RETURN DISTINCT people.first_name as first_name, type(r) as relationship, accident.location as location, cars.model

The results can be viewed as a simple table :

first_namerelationshiplocationcars.model
UdoDRIVERNew JerseyFocus
EuanthePASSENGERNew JerseyFocus
MonroePASSENGERNew JerseyFocus
RobrechtDRIVERNew JerseyCorolla
JasminePASSENGERNew JerseyCorolla
SkylerPASSENGERNew JerseyCorolla

That table is a great way to understand all the entities involved in the accident. It does not necessarily tell us how they are linked together but for that we can turn to Linkurious or to another graph visualization solution :

Who is involved in the New Jersey accident?

Who is involved in the New Jersey accident?

We can see who are the persons involved in a single accident. But that information alone is not sufficient to identify a fraud. The question we need to ask is are the cars and people of the first accident involved in other accidents. Here is how to ask the question :

MATCH (accident)<-[]-(cars)<-[]-people-[]->(othercars)-[]->(otheraccidents:Accident)

WHERE accident.location = ‘New Jersey’
RETURN DISTINCT otheraccidents.location as location, otheraccidents.date as date

We get two results : one accident in Florida on May the 23th and another accident in Florida on May the 27th. Suddenly, this simple accident is looking for suspicious as its participants are also connected to two other accidents. It’s time to investigate further.

A traditional database would be able to answer that question somewhat quickly. But what we are really interested in is not just direct connections but also the connections of the direct connections. That kind of search is harder to perform with a traditional relational database. Graph databases on the other hand are optimized for these queries.

We started with one accidents and found the cars and people involved in it. We checked to see if they were involved in other accidents. They were and that is suspect. What we want to know now is to uncover the whole ring of fraudsters, all the people and cars involved in the fraud. That means following a trail : we start from one accident, look for a connection with other accidents, look again for connections with other accident, etc. That kind of query is taxing for a relational database : it means performing joins between table. It is not easy to write and takes time to execute.

With a graph database, the same query is very easy :

MATCH (accident)<-[*]-(potentialfraudtser:Person)WHERE accident.location = ‘New Jersey’
RETURN DISTINCT potentialfraudtser.first_name as first_name, potentialfraudtser.last_name as last_name

The result is the list of all the people we could suspect to be a part of the whiplash for cash fraud ring :

first_namelast_name
UdoHalstein
RobrechtMiloslav
MonroeMaksymilian
SkylerGavril
EuantheRossana
JasmineRhea
SousannaPinar
ChelleJessie

We can once again visualize the results. This time we have a complete picture of the fraud ring. Click to zoom on the pictures.

Zomming in on Udo Halstein

A look at the complete fraud ring

Zooming in on Udo Halstein

Zooming in on Udo Halstein

From playing defense to real-time detection : pattern matching

Graph technologies allow to ask sophisticated questions about the connections in your data. But sometimes it is not enough to be able to investigate the data ex ante. The damage may have already been done. What is better is detecting suspicious patterns in real-time. But how to do so?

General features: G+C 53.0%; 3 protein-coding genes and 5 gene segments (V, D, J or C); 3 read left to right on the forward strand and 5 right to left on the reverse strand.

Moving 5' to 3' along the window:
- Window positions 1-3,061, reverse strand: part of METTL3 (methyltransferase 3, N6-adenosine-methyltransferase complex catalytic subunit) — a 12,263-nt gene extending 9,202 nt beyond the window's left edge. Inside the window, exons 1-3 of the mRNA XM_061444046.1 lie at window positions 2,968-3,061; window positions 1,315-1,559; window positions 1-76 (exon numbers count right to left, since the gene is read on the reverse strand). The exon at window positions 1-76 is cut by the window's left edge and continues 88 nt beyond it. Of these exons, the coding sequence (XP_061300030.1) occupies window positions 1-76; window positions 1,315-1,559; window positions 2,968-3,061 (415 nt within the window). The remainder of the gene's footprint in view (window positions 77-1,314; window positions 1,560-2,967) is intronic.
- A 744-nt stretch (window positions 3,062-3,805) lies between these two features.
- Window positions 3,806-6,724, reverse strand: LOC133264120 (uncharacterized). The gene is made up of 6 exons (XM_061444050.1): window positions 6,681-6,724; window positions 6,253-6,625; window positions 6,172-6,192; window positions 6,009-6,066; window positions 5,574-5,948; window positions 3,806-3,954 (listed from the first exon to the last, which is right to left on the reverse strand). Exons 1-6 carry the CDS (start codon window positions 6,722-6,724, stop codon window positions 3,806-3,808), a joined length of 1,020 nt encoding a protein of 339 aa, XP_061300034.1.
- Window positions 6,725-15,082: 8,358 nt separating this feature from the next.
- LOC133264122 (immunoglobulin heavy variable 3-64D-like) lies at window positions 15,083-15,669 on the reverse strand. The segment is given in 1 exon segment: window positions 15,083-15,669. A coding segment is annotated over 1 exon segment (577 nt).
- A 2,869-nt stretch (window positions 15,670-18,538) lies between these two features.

Cypher, the same language we have used to search data, can also be used for pattern matching. We model what we consider suspicious and Cypher can help us detect it. In our use case, there are various patterns we could use. For example, we could look for chains of people involved in different accidents. If someone is involved in an accident with someone who is involved in an accident with someone who is involved in an accident…we might be looking at a fraud ring. It is quite rare to have 3 people involved in 3 accidents, especially if one of the “accidentee” is linked with the other 2 victims.

 So, how do we look for this? Here is a Cypher query that should help us :

MATCH (person1:Person)-[*..2]->(accident1:Accident)<-[*..2]-(person2:Person)-[*..2]->(accident2:Accident)<-[*..2]-(person3:Person)-[*..2]->(accident3:Accident)

RETURN DISTINCT person1, person2, person3

That query should warn us when a group of fraudsters strike. To implement it, we’d simply have to trigger the query at key moments of the customer lifecycle : when a new customer subscribe to a policy, when a new car is registered by a customer, when an accident happen. Graph analytics are great for pattern matching in connected data : this unique ability could allow insurance company to identify fraudsters faster and fight back efficiently.

To complement any fraud detection system, it is important to use data analysis tools like Linkurious. These tools are important because they empower fraud analysts : faced with an alert, they can investigate it. Based on this they can take an informed decision. They can confidently decide between doing nothing or launching a full-on investigation with legal action.

 

Fraud detection is often about finding unsuspected connections people seemingly unrelated persons. Graphs are great for this, it is no wonder then that they can be used to fight againt whiplash for cash scams.

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3 Responses to “Whiplash for cash : using graphs for fraud detection”

  1. Rick June 19, 2014 at 5:04 pm #

    I think it would be worth adding insurance agent into this graph as well as a 4th node type. It would not surprise me if some of the ring leaders for these scams are actually crooked agents.

    • jean June 20, 2014 at 8:03 am #

      Very good point. That could be another article!

  2. Chandrakant Deshmukh February 5, 2015 at 5:43 pm #

    interesting article. pattern matching algo is vastly used in such analysis.

Leave a Reply to Chandrakant Deshmukh Cancel reply